“Up until yesterday we were screaming our lungs out, saying, ‘Use our product to do it faster!’ Time was relative: what was fast to you may not have been fast to me. But today that competition has gone out the window because, whether you do it or I do it, we’re both going to lose. We’re both going to die in climate change.”
So says Ashwini Oke, founder and CEO of Asets-Lux, a Luxembourgish startup that helps firms in the engineering, procurement and construction (EPC) sector accelerate their activities. Oke and her team have created something called an Integrated Design Suite™--the world’s first, she says--which gathers together all the disciplines involved in an engineering project onto one platform in the cloud.
“Imagine I give you a technology that converts kitchen waste oil into aviation fuel,” Oke explains. “That’s a technology. Kudos to that. But taking it and putting it into execution is a tremendous amount of engineering.” The average project in the EPC sector takes two years to implement, according to Oke, herself a trained and experienced engineer. The IDS platform, she estimates, cuts that time down by 40%.
Boldly, Oke makes an analogy between the IDS platform and the invention of motor cars: “At one time, people went from point A to point B on horses and just weren’t willing to use cars. The need to reach your destination was satisfied with horses… until the user realised that if they got there faster, they could do something else with their remaining time.”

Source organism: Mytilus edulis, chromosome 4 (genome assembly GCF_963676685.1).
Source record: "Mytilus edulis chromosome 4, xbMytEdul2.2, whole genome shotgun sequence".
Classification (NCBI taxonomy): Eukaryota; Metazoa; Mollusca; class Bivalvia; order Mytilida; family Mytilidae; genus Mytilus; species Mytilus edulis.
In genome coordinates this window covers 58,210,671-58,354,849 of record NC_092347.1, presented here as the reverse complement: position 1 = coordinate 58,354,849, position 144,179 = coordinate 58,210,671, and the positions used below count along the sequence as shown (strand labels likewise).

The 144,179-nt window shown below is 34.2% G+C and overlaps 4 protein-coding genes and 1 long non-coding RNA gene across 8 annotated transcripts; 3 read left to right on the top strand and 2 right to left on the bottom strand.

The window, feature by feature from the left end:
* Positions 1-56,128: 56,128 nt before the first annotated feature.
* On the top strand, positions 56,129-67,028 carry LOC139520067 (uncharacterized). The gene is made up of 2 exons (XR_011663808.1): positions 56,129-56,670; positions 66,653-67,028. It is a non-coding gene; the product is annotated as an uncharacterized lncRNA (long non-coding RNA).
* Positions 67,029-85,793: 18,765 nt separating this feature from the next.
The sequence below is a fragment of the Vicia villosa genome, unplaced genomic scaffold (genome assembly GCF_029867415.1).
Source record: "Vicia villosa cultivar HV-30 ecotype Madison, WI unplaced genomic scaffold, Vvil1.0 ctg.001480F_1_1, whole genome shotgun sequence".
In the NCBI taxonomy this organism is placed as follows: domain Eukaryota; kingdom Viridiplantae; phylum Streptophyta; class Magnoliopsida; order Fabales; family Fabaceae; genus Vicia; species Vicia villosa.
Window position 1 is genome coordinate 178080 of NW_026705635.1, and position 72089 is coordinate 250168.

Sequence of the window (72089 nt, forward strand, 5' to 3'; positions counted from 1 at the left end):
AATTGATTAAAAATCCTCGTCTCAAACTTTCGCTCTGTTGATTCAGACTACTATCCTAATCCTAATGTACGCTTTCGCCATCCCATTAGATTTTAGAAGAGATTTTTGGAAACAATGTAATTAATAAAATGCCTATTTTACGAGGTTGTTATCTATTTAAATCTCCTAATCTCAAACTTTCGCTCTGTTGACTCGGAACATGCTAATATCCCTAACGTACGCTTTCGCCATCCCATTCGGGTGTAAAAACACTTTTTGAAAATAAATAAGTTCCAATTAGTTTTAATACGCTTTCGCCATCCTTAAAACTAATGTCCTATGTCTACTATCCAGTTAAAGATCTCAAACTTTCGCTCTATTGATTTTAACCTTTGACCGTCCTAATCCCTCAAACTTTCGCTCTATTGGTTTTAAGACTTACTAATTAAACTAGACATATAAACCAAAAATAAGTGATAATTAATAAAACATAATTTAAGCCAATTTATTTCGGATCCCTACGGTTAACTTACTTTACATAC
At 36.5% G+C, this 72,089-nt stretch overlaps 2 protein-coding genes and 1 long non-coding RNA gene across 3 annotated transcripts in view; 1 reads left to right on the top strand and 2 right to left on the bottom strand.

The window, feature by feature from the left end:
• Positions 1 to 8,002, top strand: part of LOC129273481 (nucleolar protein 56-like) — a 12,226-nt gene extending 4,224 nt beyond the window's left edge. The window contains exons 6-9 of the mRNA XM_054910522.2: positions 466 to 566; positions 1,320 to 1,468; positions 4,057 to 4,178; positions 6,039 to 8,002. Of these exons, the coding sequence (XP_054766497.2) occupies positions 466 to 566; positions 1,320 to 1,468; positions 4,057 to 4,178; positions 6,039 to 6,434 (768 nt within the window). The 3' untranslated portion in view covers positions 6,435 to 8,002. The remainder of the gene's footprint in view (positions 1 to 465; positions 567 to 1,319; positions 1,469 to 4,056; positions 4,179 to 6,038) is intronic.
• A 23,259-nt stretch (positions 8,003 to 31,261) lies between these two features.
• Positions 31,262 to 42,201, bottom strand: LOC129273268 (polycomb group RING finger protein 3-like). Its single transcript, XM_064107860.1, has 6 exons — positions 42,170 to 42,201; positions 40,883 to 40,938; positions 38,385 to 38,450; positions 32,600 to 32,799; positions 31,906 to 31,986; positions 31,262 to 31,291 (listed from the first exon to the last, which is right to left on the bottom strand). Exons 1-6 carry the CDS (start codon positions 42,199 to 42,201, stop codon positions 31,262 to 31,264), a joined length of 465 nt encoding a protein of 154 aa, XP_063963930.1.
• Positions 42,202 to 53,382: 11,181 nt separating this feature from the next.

Changing the habits of others
When asked what Asets-Lux’s biggest hurdle is, Oke quickly names change management. “Our biggest challenge in the energy sector are the entrenched, monopolised products that have consistently been used for the past 30 years.”
One of her approaches on that front has been via education (much like Our Choice founder Filip Westerlund). As part of the startup, which is still in its early stages, Oke has launched a postgraduate course on the EPC sector at an Indian university. It’s the first such programme in India, aiming specifically to teach students about the energy market, its ecosystem, and the entities involved in it. “We let the students become our pioneers,” she says.
This article first appeared in the Delano Innovation & Digital supplement.